Last Friday, the Environmental Protection Agency (EPA) filed a lawsuit against a used truck seller based in Windham, Maine. According to the agency’s press release, APlus committed more than 50 instances of vehicle tampering over a two-year period. The complaint, filed by the EPA’s Region 1, serving the New England area, seeks a penalty of $168,700 for the dealership’s alleged illegal sale and installation of aftermarket parts that disable or bypass emission control systems.
From 2017 to 2019, the EPA alleges, the used car seller tampered with emission controls on diesel vehicles using so-called “defeat devices.” These affect vehicle emission control systems and are reportedly illegal to make and sell under the federal Clean Air Act (CAA) because their usage results in the excessive emission of pollutants like nitrogen oxides (NOx) and particulate matter. The EPA’s vehicle emission standards require engine manufacturers to carefully calibrate their engines and install sophisticated emissions control systems, which defeat devices serve bypass, the agency said.
NOx and particulate matter emissions adversely effect human health, the press release noted. Health impacts allegedly include aggravated asthma, decreased lung function, and respiratory symptoms such as irritation of the airways, coughing, or difficulty breathing, among other more severe consequences.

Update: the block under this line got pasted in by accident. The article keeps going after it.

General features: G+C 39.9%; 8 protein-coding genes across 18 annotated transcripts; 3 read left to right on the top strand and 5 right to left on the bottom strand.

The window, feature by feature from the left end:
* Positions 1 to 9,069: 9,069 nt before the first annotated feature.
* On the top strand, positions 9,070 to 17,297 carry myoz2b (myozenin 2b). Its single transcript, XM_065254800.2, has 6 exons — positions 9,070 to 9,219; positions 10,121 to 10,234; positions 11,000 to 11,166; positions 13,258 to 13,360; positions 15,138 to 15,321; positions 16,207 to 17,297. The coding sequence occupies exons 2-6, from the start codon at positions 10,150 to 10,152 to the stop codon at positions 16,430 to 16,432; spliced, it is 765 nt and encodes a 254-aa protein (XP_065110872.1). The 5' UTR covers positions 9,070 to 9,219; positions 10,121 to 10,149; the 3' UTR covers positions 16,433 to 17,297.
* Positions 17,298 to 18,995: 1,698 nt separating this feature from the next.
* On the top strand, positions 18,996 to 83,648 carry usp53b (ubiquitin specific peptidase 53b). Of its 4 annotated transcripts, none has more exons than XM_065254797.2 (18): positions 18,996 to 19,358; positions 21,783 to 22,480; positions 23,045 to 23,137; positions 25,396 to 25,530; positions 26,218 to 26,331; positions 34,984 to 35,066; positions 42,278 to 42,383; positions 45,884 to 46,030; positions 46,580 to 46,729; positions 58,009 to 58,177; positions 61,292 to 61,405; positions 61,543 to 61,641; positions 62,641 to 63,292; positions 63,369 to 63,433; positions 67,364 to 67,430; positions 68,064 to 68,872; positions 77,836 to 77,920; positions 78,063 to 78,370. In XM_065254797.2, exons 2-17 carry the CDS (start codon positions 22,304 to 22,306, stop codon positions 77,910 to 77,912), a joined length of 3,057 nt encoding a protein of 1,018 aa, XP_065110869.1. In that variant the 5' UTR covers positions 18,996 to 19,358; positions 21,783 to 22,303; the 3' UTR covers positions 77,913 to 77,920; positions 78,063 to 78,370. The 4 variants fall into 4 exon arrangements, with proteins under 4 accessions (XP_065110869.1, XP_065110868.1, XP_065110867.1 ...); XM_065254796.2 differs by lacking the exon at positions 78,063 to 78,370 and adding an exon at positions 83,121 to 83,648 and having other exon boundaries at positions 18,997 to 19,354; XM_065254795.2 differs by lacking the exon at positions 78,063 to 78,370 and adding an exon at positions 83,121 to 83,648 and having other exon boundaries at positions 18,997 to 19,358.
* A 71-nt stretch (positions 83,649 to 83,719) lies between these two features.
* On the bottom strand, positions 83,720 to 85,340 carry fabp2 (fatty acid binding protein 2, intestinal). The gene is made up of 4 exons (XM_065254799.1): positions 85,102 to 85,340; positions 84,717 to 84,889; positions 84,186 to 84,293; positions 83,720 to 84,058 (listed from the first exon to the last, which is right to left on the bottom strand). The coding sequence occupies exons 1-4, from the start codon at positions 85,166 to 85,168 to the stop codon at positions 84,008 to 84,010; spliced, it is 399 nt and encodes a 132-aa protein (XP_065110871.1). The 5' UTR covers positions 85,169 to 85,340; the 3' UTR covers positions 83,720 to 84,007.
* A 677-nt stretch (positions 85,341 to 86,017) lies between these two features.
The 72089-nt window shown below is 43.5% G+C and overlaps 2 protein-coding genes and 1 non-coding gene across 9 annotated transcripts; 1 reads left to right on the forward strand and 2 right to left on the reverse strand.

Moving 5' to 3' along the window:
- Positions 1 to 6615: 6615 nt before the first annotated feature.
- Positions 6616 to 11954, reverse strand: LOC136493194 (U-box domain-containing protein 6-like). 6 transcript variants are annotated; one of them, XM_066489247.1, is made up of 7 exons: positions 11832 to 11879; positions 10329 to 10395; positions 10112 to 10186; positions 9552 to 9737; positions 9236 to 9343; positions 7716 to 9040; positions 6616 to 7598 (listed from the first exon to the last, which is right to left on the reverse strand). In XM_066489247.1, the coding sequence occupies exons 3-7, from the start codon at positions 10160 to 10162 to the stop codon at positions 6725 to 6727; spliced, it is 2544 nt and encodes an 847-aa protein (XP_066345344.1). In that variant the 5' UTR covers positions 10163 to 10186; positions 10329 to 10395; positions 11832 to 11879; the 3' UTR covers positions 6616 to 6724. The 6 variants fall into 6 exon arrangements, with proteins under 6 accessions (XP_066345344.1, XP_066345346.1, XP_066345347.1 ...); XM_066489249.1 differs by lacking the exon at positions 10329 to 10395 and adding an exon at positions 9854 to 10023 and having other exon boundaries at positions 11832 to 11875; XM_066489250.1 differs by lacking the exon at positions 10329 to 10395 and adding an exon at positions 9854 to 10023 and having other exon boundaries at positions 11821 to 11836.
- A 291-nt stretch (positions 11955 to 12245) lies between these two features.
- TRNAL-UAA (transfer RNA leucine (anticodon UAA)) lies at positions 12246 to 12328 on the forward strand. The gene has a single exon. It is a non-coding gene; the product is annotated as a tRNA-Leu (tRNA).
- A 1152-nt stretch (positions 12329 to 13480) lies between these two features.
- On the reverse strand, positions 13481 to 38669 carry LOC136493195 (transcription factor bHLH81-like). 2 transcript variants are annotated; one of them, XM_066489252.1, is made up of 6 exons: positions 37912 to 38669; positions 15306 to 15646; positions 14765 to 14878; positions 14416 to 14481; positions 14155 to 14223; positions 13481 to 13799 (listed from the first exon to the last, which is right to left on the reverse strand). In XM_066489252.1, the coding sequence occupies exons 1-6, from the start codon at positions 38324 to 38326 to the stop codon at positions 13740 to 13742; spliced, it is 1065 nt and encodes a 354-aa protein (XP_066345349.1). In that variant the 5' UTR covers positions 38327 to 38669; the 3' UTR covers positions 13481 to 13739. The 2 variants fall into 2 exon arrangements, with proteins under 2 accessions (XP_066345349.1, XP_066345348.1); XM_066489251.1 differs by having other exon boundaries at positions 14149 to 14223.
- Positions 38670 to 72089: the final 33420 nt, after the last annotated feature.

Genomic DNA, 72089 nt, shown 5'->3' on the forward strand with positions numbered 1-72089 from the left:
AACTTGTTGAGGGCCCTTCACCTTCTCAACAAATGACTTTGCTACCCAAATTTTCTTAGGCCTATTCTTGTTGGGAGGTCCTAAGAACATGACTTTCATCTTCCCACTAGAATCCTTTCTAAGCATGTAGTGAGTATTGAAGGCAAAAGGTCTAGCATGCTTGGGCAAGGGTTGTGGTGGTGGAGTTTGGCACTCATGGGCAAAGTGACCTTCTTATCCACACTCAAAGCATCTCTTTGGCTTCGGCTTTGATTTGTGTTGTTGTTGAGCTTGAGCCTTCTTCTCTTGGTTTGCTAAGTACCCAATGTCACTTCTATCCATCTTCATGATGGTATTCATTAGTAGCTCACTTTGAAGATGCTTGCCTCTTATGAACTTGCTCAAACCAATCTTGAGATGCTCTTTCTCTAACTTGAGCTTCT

“This action sends a strong message that tampering with emission controls on vehicles will not be tolerated,” EPA New England Acting Regional Administrator Deb Szaro said in a statement. “Emission control systems on vehicles are designed to protect public health by reducing pollution. To ensure that we all have access to clean air, it is critical that vehicle repair facilities comply with the Clean Air Act.”
The lawsuit is part of the EPA’s National Compliance Initiative: Stopping Aftermarket Defeat Devices for Vehicles and Engines. So far, the agency has completed 31 civil enforcement actions, the largest number of resolutions “for tampering and aftermarket defeat devices for any one year in the agency’s history.” The efforts have reportedly stopped 18.2 million pounds of harmful emissions from mobile air sources entering the atmosphere.